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England v Scotland

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ladbroke8745

Well-Known Member
#1
Oh my.
The new law regarding handball will result in many many penalties in the future. But makes it even harder for referees without assistants and especially VAR.
I mean, clearly not even thought about until VAR got involved.
She had to look at the video to double check.
If I go to a Sunday morning game, with the exact same scenario and angles, I'm not giving a penalty. But I bet I'll be moaned at all the time for not giving.

Now, in the 33rd minute the Scotland player had the arm up and it strikes the arm and the ball fells straight to her feet. No penalty.
But the arm up whilst defending the cross from about 4 yards out and VAR gives it.

Personally think they've made it harder.
 

zarathustra

RefChat Addict
#2
I don't think the law change has made it harder.

VAR is going to make it harder, especially when the Premier League start using it next season.

They'll see all the marginal or hard to see decisions being give and expect us to be able to do the same
 

ladbroke8745

Well-Known Member
#3
I don't think the law change has made it harder.

VAR is going to make it harder, especially when the Premier League start using it next season.

They'll see all the marginal or hard to see decisions being give and expect us to be able to do the same
That is what I was more leaning towards, but would you have given that as a penalty without VAR?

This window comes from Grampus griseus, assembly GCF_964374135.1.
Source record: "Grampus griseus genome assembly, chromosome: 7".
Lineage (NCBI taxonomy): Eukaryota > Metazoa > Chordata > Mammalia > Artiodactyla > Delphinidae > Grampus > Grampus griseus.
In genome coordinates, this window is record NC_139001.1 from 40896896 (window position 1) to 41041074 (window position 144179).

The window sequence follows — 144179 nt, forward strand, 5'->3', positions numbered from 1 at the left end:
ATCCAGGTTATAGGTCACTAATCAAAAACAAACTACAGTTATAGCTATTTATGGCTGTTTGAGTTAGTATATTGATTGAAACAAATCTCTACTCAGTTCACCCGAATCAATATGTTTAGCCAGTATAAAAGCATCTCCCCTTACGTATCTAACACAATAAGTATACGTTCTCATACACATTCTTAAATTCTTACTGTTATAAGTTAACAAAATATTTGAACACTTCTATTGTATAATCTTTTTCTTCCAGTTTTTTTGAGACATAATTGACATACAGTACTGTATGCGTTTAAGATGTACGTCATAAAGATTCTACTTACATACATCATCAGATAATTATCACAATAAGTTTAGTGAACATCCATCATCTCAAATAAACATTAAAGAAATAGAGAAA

#4
Not sure what you mean by she had to look at vide to double check. The R always does an on field review for fouls. I think it has been clear from competitions using VR that handling PKs and OS are the most common applications.

At least so far in the WWC we haven’t seen a GK cautioned for being inches off the line on a PK save....
 
#5
That is what I was more leaning towards, but would you have given that as a penalty without VAR?
Under the standards being taught, that is a PK. Without VR, I don’t know I would be able to tell it hit the arm in live action. But, yes, with current guidance I would give it if I saw it.
 

zarathustra

RefChat Addict
#6
That is what I was more leaning towards, but would you have given that as a penalty without VAR?
It is usually an offence if a player:

touches the ball with their hand/arm when:

the hand/arm has made their body unnaturally bigger

the hand/arm is above/beyond their shoulder level (unless the player deliberately plays the ball which then touches their hand/arm)

Under the above it could be a handball, however, it was very close for me and I don't think the player would have had time to avoid the ball/move their arm
 
#7
It is usually an offence if a player:

touches the ball with their hand/arm when:

the hand/arm has made their body unnaturally bigger

the hand/arm is above/beyond their shoulder level (unless the player deliberately plays the ball which then touches their hand/arm)

Under the above it could be a handball, however, it was very close for me and I don't think the player would have had time to avoid the ball/move their arm
I don't believe that for this offence it matters now how close they are.
 

ladbroke8745

Well-Known Member
#8
It is usually an offence if a player:

touches the ball with their hand/arm when:

the hand/arm has made their body unnaturally bigger

the hand/arm is above/beyond their shoulder level (unless the player deliberately plays the ball which then touches their hand/arm)

Under the above it could be a handball, however, it was very close for me and I don't think the player would have had time to avoid the ball/move their arm
Then in the 33rd minute there was something very similar and no penalty.
Doesn't make sense.

Also when the ref went to watch the video, she actually stopped play with England starting to go forward again. What if she said no to the penalty. It'll be a dropped ball with players regrouped and better positioned.
Why not wait until it's out of play?
 
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